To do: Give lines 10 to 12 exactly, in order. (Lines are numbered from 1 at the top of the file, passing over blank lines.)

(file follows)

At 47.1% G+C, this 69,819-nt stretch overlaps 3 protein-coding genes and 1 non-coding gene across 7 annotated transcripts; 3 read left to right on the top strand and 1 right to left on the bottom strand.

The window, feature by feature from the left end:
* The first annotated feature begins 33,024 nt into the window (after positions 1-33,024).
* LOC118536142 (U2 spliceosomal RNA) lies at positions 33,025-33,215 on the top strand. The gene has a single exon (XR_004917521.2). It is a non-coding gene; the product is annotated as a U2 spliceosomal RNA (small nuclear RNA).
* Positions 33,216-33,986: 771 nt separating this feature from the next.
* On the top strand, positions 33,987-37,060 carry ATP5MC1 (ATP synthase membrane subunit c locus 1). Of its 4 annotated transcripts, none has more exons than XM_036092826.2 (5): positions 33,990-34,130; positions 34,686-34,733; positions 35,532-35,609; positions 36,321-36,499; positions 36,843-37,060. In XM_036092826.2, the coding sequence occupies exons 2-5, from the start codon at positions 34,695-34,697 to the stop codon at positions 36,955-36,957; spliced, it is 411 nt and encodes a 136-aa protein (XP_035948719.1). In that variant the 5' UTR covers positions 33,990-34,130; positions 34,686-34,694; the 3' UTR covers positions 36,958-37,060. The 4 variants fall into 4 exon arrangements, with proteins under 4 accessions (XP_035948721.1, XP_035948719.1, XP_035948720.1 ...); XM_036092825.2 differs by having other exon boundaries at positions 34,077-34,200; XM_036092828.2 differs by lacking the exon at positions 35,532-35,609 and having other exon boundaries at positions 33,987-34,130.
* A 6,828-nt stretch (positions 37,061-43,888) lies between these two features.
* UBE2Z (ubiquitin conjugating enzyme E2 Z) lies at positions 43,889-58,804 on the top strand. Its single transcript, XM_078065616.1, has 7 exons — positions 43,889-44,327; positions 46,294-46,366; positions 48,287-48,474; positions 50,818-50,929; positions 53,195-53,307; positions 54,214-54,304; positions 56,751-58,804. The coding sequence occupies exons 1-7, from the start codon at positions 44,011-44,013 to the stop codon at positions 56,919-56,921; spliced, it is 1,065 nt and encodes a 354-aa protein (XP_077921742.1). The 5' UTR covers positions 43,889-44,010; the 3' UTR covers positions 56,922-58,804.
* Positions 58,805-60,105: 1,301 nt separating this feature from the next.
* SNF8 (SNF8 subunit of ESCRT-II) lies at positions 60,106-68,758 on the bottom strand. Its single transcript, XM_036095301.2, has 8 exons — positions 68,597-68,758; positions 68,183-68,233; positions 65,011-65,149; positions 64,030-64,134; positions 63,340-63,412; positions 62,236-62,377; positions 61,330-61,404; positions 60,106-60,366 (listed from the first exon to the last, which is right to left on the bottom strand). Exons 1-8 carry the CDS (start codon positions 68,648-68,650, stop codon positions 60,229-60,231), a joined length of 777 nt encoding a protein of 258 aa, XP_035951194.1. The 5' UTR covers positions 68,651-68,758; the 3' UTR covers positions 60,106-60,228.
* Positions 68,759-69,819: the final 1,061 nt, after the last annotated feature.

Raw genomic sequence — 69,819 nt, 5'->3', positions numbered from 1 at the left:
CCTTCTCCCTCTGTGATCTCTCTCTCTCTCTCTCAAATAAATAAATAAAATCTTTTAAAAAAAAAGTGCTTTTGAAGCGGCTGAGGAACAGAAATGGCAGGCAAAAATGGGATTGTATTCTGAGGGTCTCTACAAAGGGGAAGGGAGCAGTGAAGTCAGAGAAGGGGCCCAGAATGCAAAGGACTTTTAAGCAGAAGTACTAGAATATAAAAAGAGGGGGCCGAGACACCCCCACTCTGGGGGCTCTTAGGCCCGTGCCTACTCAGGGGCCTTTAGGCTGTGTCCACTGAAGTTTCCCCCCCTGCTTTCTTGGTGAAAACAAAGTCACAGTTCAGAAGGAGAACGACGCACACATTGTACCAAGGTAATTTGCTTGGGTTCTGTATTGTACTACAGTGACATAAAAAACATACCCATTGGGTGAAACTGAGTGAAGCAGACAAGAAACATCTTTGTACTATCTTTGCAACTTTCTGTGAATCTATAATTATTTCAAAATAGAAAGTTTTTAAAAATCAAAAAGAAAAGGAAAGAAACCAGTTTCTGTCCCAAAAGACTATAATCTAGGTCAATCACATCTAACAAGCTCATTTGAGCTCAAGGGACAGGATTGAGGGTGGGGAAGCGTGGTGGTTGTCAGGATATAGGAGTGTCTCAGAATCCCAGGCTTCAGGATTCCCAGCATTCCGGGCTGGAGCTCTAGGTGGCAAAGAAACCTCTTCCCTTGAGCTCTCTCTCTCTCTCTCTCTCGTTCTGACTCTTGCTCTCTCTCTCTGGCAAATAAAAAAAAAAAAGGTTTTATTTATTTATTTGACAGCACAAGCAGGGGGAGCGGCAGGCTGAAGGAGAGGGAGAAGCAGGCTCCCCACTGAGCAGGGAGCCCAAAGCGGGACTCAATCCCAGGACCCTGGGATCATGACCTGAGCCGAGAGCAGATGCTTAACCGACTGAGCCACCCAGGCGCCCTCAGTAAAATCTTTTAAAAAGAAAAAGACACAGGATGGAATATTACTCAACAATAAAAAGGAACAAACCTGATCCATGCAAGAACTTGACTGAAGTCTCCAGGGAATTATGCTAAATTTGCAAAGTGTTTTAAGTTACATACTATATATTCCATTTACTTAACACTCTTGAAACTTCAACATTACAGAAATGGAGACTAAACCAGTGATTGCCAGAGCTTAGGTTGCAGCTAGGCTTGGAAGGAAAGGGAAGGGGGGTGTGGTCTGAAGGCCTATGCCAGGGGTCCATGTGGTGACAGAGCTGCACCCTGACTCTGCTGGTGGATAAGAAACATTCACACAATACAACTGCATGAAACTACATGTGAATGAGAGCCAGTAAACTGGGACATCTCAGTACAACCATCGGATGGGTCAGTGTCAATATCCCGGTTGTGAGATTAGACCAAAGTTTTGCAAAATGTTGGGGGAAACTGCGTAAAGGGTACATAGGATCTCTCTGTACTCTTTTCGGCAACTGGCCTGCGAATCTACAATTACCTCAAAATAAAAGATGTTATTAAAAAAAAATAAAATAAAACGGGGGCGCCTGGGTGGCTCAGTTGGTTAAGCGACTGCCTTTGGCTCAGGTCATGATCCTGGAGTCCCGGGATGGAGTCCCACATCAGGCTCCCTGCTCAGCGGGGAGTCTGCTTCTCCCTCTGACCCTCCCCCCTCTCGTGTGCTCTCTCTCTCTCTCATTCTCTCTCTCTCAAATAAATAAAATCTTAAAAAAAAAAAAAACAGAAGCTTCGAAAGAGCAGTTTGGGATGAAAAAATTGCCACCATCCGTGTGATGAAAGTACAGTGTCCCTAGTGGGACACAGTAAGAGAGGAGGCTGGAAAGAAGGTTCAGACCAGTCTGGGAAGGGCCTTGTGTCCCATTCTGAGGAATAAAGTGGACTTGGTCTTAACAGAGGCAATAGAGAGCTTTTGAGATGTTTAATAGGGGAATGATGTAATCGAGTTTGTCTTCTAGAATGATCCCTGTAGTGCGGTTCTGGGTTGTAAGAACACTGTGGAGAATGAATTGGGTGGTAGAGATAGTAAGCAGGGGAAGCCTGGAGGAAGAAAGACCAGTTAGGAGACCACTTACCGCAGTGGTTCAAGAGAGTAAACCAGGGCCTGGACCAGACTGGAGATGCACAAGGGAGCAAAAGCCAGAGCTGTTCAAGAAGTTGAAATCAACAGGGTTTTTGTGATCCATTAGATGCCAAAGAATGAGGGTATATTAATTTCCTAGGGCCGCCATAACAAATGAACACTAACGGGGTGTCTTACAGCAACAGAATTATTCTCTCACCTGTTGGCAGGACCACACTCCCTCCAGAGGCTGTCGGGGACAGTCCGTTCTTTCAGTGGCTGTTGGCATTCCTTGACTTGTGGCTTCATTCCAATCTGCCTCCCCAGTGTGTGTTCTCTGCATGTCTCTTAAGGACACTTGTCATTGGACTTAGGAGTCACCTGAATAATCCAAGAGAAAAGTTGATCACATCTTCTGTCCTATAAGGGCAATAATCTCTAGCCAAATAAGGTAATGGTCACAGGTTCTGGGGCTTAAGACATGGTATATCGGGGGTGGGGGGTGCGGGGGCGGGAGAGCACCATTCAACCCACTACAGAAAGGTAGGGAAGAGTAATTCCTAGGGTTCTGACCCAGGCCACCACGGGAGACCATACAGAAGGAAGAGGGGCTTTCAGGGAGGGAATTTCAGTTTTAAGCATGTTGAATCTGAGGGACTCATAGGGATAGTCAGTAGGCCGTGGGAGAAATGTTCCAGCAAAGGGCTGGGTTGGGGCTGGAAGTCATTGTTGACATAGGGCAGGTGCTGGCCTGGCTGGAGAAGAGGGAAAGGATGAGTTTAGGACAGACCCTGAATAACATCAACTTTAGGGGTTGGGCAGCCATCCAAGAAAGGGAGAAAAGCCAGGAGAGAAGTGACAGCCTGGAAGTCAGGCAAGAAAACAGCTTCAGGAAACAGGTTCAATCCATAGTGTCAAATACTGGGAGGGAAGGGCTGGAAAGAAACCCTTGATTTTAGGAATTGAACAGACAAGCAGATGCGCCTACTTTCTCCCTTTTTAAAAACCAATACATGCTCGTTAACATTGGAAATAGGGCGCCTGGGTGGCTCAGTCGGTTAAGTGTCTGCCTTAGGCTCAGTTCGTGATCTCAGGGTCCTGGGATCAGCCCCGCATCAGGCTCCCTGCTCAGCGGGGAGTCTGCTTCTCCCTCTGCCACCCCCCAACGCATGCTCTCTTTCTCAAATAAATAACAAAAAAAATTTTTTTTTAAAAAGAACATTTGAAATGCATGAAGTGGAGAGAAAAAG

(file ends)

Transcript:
* SNF8 (SNF8 subunit of ESCRT-II) lies at positions 60,106-68,758 on the bottom strand. Its single transcript, XM_036095301.2, has 8 exons — positions 68,597-68,758; positions 68,183-68,233; positions 65,011-65,149; positions 64,030-64,134; positions 63,340-63,412; positions 62,236-62,377; positions 61,330-61,404; positions 60,106-60,366 (listed from the first exon to the last, which is right to left on the bottom strand). Exons 1-8 carry the CDS (start codon positions 68,648-68,650, stop codon positions 60,229-60,231), a joined length of 777 nt encoding a protein of 258 aa, XP_035951194.1. The 5' UTR covers positions 68,651-68,758; the 3' UTR covers positions 60,106-60,228.
* Positions 68,759-69,819: the final 1,061 nt, after the last annotated feature.

Raw genomic sequence — 69,819 nt, 5'->3', positions numbered from 1 at the left: